DC Edit | Who will wear crown of thorns in the Congress?
If the Bard of Avon were to write a play using the ongoing developments in the Indian National Congress and their struggle to identify the next national president as material, how would it play out? Without a doubt, for categorisation, it would be a tragedy.
There would be the Central character, maybe an eponymous protagonist, ailing matriarch, Sonia Gandhi, the last real leader who could lead the party, rallying its quibbling fumbling leaders to a larger common purpose, and take Congress to electoral victories. But those celebrations and euphoria is now a distant memory.
The current mood is of confusion, of dithering leaders and wilting cadre, breaking down, pieces falling apart and away, with no cohesion, unity, or purpose.
Methinks, Shakespeare would possibly say, a madness without a method; neither past glory nor present purpose impacts their thick skulls, those gullible, cunning, naïve and scheming minions who charade as leaders, who watch, as things disintegrate.
Shakespeare would not miss the gloomy, distant, aloof, lost and dreamy prince, with no love in his life, no fragrance in his heart, no smile on his lips — given to melancholic soliloquys, or long, meandering monologues — words and phrases with lots of fury, signifying nothing.
This modern play of coming power and family, of contradictions based on highfalutin virtue and low personal ability propped up further with epic scenes and dialogues. There would be the introspective scene, for starters, to be the President, or not to be. Whether in the mind it is nobler to suffer….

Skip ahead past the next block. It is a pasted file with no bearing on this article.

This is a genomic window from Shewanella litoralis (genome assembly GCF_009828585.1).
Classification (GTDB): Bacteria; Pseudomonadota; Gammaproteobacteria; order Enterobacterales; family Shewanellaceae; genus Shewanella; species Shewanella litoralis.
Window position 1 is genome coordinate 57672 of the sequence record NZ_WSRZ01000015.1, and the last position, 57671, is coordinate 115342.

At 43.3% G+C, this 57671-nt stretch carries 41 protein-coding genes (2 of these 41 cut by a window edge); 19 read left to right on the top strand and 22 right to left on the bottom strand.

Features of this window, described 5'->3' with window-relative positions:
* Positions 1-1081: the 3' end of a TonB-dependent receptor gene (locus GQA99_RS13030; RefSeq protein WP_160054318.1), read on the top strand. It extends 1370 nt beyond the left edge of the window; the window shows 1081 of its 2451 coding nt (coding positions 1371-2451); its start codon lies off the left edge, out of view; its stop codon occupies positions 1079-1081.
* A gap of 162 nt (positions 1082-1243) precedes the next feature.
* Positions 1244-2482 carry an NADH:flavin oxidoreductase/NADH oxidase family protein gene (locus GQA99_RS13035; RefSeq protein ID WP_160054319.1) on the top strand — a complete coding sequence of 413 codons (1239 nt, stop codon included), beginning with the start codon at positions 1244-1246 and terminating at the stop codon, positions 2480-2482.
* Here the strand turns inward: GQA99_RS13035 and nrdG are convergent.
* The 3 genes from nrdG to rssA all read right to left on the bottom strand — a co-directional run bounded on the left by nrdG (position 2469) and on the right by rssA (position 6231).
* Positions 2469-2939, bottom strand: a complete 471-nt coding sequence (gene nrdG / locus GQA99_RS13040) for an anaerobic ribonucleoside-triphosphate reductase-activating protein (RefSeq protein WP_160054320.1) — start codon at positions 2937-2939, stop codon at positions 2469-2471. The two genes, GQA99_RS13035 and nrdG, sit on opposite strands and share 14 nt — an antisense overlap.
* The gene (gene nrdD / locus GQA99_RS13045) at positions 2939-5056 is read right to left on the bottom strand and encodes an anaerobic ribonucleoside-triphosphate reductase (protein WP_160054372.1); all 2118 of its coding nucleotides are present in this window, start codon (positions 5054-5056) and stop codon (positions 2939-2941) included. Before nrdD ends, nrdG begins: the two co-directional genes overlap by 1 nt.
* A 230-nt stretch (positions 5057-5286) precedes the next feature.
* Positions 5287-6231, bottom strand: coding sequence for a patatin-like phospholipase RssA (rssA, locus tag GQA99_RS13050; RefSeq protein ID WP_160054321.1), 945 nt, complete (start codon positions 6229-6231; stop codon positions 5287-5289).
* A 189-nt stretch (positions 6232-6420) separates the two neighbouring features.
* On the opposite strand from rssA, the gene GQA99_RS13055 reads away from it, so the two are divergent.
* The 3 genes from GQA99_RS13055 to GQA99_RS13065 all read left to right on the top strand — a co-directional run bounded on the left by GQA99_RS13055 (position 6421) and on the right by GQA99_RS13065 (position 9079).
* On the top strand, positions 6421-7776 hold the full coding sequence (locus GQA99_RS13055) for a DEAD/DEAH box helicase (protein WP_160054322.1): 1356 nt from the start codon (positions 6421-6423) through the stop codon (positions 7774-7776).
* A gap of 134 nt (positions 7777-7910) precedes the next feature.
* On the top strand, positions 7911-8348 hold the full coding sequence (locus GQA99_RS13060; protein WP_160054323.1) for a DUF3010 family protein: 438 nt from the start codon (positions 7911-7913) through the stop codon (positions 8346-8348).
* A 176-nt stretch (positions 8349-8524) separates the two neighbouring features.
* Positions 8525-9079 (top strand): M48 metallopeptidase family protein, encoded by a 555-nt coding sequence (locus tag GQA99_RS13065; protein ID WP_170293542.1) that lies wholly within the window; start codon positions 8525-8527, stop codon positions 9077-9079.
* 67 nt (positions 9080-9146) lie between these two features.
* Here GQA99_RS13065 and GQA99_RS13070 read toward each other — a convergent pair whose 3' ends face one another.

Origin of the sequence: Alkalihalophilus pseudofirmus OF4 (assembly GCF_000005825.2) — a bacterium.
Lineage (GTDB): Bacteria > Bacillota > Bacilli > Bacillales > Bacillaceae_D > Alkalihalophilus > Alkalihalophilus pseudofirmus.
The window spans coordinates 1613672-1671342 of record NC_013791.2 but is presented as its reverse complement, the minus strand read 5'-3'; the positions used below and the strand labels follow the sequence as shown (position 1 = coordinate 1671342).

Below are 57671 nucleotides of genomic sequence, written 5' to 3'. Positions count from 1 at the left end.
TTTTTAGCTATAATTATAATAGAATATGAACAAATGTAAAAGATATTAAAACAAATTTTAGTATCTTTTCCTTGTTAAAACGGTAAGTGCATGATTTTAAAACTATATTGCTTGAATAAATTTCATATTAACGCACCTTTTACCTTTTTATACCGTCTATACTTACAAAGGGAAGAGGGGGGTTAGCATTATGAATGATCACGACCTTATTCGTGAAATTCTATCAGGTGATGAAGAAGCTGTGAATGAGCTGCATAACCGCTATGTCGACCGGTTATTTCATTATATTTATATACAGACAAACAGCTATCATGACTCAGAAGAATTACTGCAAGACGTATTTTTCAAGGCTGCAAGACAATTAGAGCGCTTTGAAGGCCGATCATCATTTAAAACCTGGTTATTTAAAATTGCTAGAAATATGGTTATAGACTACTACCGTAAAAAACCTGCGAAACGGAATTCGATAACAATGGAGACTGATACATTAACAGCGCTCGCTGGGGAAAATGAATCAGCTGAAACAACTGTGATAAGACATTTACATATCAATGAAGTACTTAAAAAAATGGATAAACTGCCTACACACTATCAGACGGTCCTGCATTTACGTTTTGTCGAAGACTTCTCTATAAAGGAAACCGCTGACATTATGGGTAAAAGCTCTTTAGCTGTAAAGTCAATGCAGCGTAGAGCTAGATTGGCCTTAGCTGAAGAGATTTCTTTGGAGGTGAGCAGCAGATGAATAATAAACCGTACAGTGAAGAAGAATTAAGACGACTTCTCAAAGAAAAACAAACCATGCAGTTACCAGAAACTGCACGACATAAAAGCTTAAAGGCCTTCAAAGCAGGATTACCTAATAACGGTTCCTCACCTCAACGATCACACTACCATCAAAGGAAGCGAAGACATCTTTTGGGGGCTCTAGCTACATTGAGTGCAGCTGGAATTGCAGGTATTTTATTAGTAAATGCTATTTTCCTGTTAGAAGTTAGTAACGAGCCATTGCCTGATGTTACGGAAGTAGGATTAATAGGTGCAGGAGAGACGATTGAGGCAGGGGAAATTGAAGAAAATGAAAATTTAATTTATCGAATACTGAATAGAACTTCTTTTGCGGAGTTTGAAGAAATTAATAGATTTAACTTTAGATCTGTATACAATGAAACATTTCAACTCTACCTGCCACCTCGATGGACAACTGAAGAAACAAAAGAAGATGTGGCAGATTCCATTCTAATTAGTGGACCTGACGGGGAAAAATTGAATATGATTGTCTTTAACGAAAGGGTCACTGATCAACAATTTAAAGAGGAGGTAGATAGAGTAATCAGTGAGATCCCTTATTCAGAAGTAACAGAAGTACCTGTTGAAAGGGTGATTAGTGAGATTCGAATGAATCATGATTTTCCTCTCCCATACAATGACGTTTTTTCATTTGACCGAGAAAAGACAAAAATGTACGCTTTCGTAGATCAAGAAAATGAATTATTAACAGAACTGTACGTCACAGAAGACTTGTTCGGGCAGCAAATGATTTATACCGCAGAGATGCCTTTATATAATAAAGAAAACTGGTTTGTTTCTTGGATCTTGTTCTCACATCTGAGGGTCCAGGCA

Then the backroom intrigue scenes. O’ prince, my prince, please take the crown, holler and yell courtiers, three of them, one cunning, one noble and one both. But the prince has long since left, the shores of the kingdom.
The sister comforts the suffering mother, and tries to reinvigorate the spirits of the brother, and between the two, herself try to wrestle with the demons of ambition, overvaulting ambition that leaps and soars, but there, alas, she can’t rekindle her grandmother’s magic. The wicked people, hoi polloi, voters, citizens, have changed.
In contrast, the other side. In the land now is the reign of the terrible two, wizards from afar, who have spread the poison and hate through the waters, the lands and the airs so deep, people have become enthralled, captivated and shall do only their bidding. Not that I love the queen or her family less, says the supreme lord, but we love the land more. Hear, hear, the masses roar. He will destroy the first family, though he loves them much, the millions repeat, because noble wizard loves the land, and us people, more, much more.
The seven wicked witches, (mostly TV anchors), and four iron armour clad knights, (guardians of the four estates), are all now too weak to do anything, save cringe and impotently wallow. Let us elect a new head for the crown, the inner circle decides. The party looks around — for names, people, faces, characters, and all in good time — Ides of September. There is darkness around, a big storm brewing. The old soothsayer, gone senile, is screaming from afar — “if it were worth doing, it would be worth doing well”.
The twelve wise men sit for a last supper, watched by Sitaram Kesari’s ghost on the thirteenth empty chair, to decide on to the next successor for an agency of the dead empire, long after the last emperor who mattered has given up, and there is neither hope nor redemption left.
The king is dead, long live the king, they scream. They have found a new president. There is hope, they wishingly lie. But quite frankly, everyone has gone to sleep in the entire kingdom, and no one, quite frankly, cares, a dime, anymore.